Several weeks ago I visited Old Rachels, a tumbledown ruin of a farmstead in the depths of Anglezarke Moor. As I embark on another long term project I wanted to feel my way ahead and dip my toes into the ancestry of the place.
Last night I spent a few dark hours with another old ruin, this time working under the gaze of a waxing moon who’s silver light cast sharp shadows on the ancient stones in front of my camera. Peewet Hall, formerly Snapes, was the subject of a compulsory purchase order between 1902 and 1905 and was inhabited by Jennet Morris who was probably an ancestor of mine.
The project ‘Homestead’ is focused on the Anglezarke clearances, a little known event in Lancashire history when the then water board removed inhabitants from their inherited land in order to provide clean drinking water for the burgeoning city of Liverpool. To this day the homes stand as stark testament to the dislocated occupants and I want to capture the feel of habitation out on the raw, wild moorlands.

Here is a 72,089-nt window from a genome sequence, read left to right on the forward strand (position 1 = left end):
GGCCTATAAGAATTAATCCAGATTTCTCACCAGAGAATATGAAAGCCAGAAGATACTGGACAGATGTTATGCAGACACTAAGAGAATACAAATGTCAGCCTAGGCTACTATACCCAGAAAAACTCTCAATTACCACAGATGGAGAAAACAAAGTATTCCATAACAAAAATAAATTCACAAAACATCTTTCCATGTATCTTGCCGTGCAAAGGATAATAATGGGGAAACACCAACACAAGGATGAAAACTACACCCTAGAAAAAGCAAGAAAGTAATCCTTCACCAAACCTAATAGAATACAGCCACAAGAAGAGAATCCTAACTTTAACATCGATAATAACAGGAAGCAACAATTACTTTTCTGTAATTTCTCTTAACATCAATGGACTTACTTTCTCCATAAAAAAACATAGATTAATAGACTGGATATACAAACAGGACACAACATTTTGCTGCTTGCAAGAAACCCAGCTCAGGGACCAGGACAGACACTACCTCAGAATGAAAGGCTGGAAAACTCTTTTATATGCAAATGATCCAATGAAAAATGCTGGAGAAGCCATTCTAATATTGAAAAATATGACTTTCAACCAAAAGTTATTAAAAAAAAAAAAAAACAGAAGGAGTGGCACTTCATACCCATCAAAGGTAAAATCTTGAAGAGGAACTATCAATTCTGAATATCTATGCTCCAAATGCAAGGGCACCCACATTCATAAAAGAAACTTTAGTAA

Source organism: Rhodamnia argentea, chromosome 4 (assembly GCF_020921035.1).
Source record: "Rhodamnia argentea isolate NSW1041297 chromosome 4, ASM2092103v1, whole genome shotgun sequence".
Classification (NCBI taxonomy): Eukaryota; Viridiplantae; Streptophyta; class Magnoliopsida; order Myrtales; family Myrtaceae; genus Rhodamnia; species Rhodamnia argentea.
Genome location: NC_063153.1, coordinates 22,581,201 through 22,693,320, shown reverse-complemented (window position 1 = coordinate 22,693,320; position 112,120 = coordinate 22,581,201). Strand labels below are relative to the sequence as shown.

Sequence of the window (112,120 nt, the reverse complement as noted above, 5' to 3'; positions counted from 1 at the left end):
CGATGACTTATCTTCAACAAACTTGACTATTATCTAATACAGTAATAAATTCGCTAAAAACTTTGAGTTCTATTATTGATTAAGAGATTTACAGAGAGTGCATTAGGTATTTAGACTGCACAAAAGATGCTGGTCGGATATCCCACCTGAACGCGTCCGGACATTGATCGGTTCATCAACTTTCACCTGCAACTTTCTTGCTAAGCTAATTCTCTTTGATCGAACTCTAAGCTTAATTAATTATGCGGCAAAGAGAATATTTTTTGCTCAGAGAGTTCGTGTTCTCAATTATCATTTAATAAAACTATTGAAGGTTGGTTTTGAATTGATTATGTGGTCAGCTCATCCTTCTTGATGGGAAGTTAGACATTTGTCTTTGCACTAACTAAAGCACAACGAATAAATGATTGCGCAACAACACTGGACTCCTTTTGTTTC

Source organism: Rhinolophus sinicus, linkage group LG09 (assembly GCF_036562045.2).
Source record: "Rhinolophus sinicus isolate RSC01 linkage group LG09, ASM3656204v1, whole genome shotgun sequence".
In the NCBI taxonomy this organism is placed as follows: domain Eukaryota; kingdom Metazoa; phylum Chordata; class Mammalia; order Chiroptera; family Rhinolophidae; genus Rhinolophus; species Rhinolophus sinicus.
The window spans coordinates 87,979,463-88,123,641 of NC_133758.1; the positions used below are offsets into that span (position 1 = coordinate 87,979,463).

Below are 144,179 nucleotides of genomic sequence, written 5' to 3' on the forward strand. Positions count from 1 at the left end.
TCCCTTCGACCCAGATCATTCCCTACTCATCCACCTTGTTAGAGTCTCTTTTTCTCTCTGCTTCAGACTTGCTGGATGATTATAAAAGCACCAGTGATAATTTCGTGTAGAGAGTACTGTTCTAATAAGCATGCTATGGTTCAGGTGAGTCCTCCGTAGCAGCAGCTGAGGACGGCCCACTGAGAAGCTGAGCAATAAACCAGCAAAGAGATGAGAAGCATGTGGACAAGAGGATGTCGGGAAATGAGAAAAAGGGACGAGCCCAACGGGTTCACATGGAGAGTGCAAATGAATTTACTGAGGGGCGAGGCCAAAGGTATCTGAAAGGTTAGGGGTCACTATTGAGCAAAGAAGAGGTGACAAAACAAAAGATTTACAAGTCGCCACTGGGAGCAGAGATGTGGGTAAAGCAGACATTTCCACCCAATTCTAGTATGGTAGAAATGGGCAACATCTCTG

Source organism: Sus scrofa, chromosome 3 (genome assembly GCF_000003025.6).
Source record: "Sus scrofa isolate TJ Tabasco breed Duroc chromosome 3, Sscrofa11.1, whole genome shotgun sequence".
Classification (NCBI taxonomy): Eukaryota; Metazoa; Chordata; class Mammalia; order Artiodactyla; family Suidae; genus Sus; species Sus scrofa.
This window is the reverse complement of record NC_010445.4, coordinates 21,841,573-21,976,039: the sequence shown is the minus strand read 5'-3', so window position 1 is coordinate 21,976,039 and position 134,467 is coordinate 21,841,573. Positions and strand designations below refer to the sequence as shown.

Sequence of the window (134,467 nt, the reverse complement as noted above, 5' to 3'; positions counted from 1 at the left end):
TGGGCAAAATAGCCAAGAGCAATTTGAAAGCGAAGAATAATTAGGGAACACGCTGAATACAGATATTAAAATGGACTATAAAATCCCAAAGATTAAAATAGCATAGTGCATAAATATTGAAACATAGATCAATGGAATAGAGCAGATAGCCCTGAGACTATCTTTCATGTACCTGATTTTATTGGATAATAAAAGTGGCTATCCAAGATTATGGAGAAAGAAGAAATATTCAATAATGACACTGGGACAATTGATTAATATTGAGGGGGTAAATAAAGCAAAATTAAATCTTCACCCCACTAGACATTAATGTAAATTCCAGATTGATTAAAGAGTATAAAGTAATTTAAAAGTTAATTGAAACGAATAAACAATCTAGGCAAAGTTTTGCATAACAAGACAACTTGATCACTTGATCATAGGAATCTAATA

At this point I’m still feeling my way ahead, gently prodding and poking the old places to see what awakens for my camera.
Last night, I was alone with this place that hunkers not fifteen minutes from the roadside. My exposures were necessarily long, but not as long as they could have been. A bright moon and a clear sky lit the scene. Fifteen minutes was sufficient time for an image to form on my sensor. This is one of the shots, with a discreet purple blue hue added to bring the night back.
I took half a dozen shots over a period of a couple of hours and felt oddly at home with the moorlands, even in the dark. This bodes well for the future of the project as I suspect I need to sleep with the places to find the shots I’m looking for.
Apologies to the night time jogger who gasped in terror when he caught a glimpse of a lone figure stood stock still by the ruins!